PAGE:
Writing Prompt 1: Meghan’s response & Olivia’s comments

As promised on today’s podcast, we are posting our responses and the mini-critique comments we discussed on the show. Of course we’d love to hear your responses as well. The rules of the min-critique are that you should pick out something positive, and then where you see potential suggestions or improvements, be constructive. Basically, like in so many spheres, the rule is “don’t be mean.”
October writing prompt: Your boss calls you into their office. What happens next?
Anyway, this is Olivia – I am posting Meghan’s response* and some comments below. So first, Meghan’s response:
“Roz.” Margot beckoned from the doorway of her office. Her face was blank – for me, or for my coworkers’ benefit, I couldn’t tell. I unhooked from the network and stood.
I waited in front of Margot’s desk while she closed the blinds on both the office-facing window and the one that overlooked the street outside. Margot shut the door.
“There’s been a mistake,” she said. Then she disappeared.
Just — gone. I ran over to her desk and looked behind it, frantic. I crawled on the floor — maybe she was hiding under the desk — but she wasn’t there. There was no sign of her, nothing left behind, except me.
Sweat rolled down my sides from under my arms, and I sat back against the gray steel cabinet in the corner to think. No one could know. I had to get out, fast.
The handle of the cabinet dug between my shoulder blades and I turned. The drawer wasn’t closed all the way. Something [[i don’t know what – I haven’t figured that out yet]] was wedged inside. I pulled it out and slipped it in my waistband.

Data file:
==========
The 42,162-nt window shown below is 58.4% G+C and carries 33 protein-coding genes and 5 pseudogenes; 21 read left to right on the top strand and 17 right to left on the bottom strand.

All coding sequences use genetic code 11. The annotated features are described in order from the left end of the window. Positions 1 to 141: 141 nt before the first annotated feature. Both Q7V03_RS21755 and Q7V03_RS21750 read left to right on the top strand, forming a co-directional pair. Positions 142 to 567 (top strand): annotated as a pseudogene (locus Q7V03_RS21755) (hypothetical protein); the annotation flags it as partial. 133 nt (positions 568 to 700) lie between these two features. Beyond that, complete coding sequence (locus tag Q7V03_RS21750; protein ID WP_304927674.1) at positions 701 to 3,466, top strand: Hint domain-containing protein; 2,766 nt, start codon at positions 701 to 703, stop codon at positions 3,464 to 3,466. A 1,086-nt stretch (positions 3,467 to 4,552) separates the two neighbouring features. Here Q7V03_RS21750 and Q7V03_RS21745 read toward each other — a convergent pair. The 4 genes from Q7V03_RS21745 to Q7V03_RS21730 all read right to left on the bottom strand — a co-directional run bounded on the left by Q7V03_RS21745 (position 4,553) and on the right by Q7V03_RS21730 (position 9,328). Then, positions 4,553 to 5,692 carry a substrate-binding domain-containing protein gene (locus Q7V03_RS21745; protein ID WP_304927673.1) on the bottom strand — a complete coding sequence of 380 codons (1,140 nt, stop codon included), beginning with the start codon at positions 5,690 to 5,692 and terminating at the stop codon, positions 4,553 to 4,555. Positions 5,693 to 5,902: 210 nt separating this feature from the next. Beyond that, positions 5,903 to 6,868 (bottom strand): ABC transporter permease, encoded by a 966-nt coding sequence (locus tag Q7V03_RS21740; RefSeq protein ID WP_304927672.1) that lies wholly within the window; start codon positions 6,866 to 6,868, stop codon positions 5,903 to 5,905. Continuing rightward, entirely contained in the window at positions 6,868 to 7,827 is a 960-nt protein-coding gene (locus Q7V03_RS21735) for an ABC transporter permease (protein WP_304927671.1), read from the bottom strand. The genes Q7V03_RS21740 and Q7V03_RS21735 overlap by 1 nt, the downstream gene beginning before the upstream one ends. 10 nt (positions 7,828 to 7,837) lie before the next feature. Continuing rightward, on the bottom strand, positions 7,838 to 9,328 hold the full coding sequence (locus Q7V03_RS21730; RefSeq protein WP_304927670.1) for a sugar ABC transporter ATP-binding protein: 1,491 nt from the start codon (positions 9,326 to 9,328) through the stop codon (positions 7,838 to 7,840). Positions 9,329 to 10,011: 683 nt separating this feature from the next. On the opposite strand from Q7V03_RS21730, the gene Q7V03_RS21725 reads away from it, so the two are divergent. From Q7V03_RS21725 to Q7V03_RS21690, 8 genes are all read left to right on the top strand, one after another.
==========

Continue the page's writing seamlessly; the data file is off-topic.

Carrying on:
With one last look, I slipped out of the door. “Thanks, Margot,” I said as I closed it. “Yep, I’ll take care of that.”
I couldn’t leave right away – I needed to know if Margot’s absence was discovered, and I couldn’t look suspicious. I needn’t have worried. The afternoon crawled by and by the time I left, I was a wreck. I hadn’t done a thing, unable to face connecting again in case someone was able to read what had happened, and I had no idea how I could find out about the [[[whatever thing]]] I had found without being tracked.
As soon as I got home, I checked both rooms in my apartment, every cupboard, every corner.
So, in terms of comments:
  • First of all, I really liked how the suspense builds here, and the way the reader is drawn into a world and infers so much from the scene and the setting just from the small amount of text here.
  • I also really liked the image of the “afternoon crawling by” – it’s not a phrase I’d heard a lot and it’s a really good image.
  • I thought, in terms of things that could be done differently, I am a little bit weird in that I have a logistical mind, and so I spent quite a bit of time trying to figure out where the door was, compared to the desk and the window. I couldn’t imagine it, so I suggested to take another look at that part at the beginning.
  • And finally, there were a few points where I liked the phrase, and they short cut us to the feeling we need to get, but I thought they could be more vivid. For example, “by the time I left, I was a wreck” and the word “frantic” in the fourth paragraph. What did that look like? What would it smell or sound like? And so we talked on the podcast about the importance of being in touch with all your senses in describing something.

But overall, we really enjoyed this process – although it was scary – and we look forward to hearing from you all.

 

* As we said on the podcast, this is really draft and we haven’t particularly edited it – we wanted to be genuine with you and hopefully to get you guys to participate with us in future ones!

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